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SummaryOne of the best games of 2003
The GoodPrince of Persia: The Sands of Time has you in control of The Prince (he has no name other than that), who tells a story of how he unlocked The Sands of Time. It clearly borrows elements from Sacrifice, with the Prince giving past-tense voiceovers and when you die, the Prince says "That's not how it happened," but it does this better than Sacrifice, since death messages often change due to context, such as falling, being slain in battle, getting impaled by spikes, etc.
The opening level is the Prince's story of taking the Dagger of Time during a battle. The battle ends with the Prince's father conquering the enemy, and taking some of his treasures, including the Sands of Time, which are inside a large hourglass. A vizier who betrayed the conquered emperor tricks the Prince into using the dagger to unlocking the Sands, which turn everyone except the Prince, the vizier, and a slave girl named Farah into sand monsters.
During the game, the Prince joins forces with Farah to undo what he had done. Much of the game consists of acrobatics, which the Prince is quite good at. As well as the classic jumping and hanging onto ledges, the Prince can tumble, shimmy across ledges, walk across beams, swing on ropes and bars, run up and along walls, and rebound jump off walls to get to higher ground. Oh, and he can climb up columns and poles and jump off of them. He will occasionally have to do this while avoiding a variety of traps, such as saws, spikes, chomper thingies, flying swords, and many other bladed and pointy things.
There is also combat against sand creatures. After the first level, the Prince will no longer fight regular humans. Sand creatures cannot be killed normally. They must be beaten into submission and then stabbed with the Dagger of Time (or frozen with it and then cut up several times). Stabbing a stunned creature with the Dagger recharges sand and power tanks, which allow you to use the dagger's special powers. The dagger's most useful function is to rewind time to before the Prince's death should you make a mistake. It can also freeze an enemy, slow down time, and speed up the Prince to breakneck velocities.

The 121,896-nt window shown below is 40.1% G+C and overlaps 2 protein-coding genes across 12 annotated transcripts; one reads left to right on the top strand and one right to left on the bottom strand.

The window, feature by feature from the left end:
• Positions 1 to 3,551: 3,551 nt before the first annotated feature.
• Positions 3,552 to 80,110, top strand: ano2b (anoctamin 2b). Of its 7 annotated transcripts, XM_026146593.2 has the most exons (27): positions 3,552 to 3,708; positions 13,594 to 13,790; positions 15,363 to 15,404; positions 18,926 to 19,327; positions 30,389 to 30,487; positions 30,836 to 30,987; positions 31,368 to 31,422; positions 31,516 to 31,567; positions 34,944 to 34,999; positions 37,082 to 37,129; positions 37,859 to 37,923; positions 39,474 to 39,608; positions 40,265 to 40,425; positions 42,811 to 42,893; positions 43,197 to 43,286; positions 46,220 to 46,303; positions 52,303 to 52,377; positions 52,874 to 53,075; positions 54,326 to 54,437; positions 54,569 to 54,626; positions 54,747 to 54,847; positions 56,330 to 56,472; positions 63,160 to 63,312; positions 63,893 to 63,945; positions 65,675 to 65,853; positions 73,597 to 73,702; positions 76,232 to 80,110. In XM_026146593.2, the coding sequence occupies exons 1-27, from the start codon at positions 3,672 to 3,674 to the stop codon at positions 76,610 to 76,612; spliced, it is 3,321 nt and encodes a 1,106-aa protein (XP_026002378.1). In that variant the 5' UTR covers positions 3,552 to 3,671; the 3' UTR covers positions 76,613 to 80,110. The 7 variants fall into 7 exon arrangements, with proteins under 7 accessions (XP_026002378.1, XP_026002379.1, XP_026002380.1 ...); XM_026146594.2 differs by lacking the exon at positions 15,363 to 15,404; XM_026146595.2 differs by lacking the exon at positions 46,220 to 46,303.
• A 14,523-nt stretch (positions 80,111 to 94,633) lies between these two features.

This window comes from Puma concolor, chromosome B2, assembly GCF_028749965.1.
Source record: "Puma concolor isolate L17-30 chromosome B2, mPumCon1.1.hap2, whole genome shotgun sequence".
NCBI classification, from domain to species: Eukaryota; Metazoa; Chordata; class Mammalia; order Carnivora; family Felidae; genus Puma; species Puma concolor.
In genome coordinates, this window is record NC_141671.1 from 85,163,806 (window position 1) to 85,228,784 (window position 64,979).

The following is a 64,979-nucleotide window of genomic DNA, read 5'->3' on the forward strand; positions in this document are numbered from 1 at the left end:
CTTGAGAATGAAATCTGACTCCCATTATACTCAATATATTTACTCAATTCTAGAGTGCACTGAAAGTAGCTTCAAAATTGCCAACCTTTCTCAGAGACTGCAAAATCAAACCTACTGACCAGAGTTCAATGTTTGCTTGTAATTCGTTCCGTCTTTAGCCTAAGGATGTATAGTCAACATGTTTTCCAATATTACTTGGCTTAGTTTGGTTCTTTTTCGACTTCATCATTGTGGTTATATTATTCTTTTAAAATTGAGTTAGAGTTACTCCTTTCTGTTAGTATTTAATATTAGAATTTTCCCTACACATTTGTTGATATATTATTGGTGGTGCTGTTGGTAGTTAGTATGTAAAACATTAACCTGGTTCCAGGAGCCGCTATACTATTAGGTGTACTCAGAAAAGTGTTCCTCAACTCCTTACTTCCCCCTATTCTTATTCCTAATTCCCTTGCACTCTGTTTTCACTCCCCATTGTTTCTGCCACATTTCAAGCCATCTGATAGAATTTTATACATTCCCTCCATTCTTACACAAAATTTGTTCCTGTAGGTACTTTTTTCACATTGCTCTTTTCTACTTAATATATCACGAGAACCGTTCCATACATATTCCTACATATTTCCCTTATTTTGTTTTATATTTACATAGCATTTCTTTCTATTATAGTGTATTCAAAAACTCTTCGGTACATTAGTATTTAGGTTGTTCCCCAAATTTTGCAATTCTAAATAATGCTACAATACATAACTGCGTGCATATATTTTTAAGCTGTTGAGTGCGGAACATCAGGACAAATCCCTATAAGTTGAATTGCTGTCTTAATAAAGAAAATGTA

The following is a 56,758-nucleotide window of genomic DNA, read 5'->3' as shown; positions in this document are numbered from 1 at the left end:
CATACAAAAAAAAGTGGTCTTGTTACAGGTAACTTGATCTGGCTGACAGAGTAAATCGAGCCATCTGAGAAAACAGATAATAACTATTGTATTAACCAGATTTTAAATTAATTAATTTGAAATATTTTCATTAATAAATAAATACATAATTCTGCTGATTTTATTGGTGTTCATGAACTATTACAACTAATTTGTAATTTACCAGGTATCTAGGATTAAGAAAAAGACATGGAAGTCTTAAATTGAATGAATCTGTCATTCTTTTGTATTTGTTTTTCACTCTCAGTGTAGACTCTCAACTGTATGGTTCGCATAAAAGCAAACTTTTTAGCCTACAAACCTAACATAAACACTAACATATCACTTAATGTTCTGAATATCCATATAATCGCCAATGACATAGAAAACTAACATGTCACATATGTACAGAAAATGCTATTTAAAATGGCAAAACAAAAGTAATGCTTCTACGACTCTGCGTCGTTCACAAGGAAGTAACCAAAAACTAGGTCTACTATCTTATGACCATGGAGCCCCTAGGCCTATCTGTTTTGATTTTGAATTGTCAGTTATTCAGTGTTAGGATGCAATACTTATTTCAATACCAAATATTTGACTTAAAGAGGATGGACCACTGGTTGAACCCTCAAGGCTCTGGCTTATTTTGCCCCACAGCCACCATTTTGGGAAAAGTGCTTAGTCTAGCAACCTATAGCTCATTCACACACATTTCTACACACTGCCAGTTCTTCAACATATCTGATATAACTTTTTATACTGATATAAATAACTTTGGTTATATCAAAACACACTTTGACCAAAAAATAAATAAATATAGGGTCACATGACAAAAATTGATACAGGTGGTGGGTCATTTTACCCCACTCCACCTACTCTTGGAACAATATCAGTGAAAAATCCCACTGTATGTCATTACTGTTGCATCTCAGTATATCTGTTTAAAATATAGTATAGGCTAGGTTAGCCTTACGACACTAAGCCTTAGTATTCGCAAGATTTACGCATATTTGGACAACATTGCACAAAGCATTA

Combat has its fair share of unique acrobatic moves. The Prince can vault over an enemy and attack them (and if you do it fast enough, you can even go in with a quick stab with the Dagger to retrieve sand. But some stronger enemies cannot be vaulted over, in which case you will need to jump off a wall and vault over them that way. There is also a way to shoot yourself off the wall and knock down all enemies in your path. The game controls quite well with the keyboard and mouse, and I sincerely doubt there will be any time that you wish for a gamepad.
The graphics are amazing. The original Prince of Persia was famous for its smooth animation, and The Sands of Time does it even better. I can't remember a single time when the Prince's animation seemed unrealistic. Framerates almost never slow down, so you can truly appreciate the graphics. The water effects are amazing. While you'll only be seeing pools and ponds rather than oceans, the effects for them are stunning. I don't think I've ever played a game in which water actually REFRACTS LIGHT.
The sound and music is excellent as well. The voice acting is very well done, and the sound effects are excellent, complete with echoes in large areas. The music ranges from classic Arabian to somewhat anachronistic heavy metal, and it is all quite enjoyable.
And did I mention the world is completely seamless? I didn't experience a single loading time besides a short one before starting a new game or loading a saved one.
The BadThere is one thing that must be noted: THERE IS NO SAVE ANYWHERE FEATURE! The Sands of Time is easier than its predecessors, though that's not saying much. A quicksave feature would be welcomed with open arms, especially in a later level in which you lose the Dagger.
And did I mention that it's easier, but that's not saying much? Many people think this game is easy, but I found it to be quite a challenge. Combat can be extremely difficult, and certain acrobatic sequences are exercises in frustration.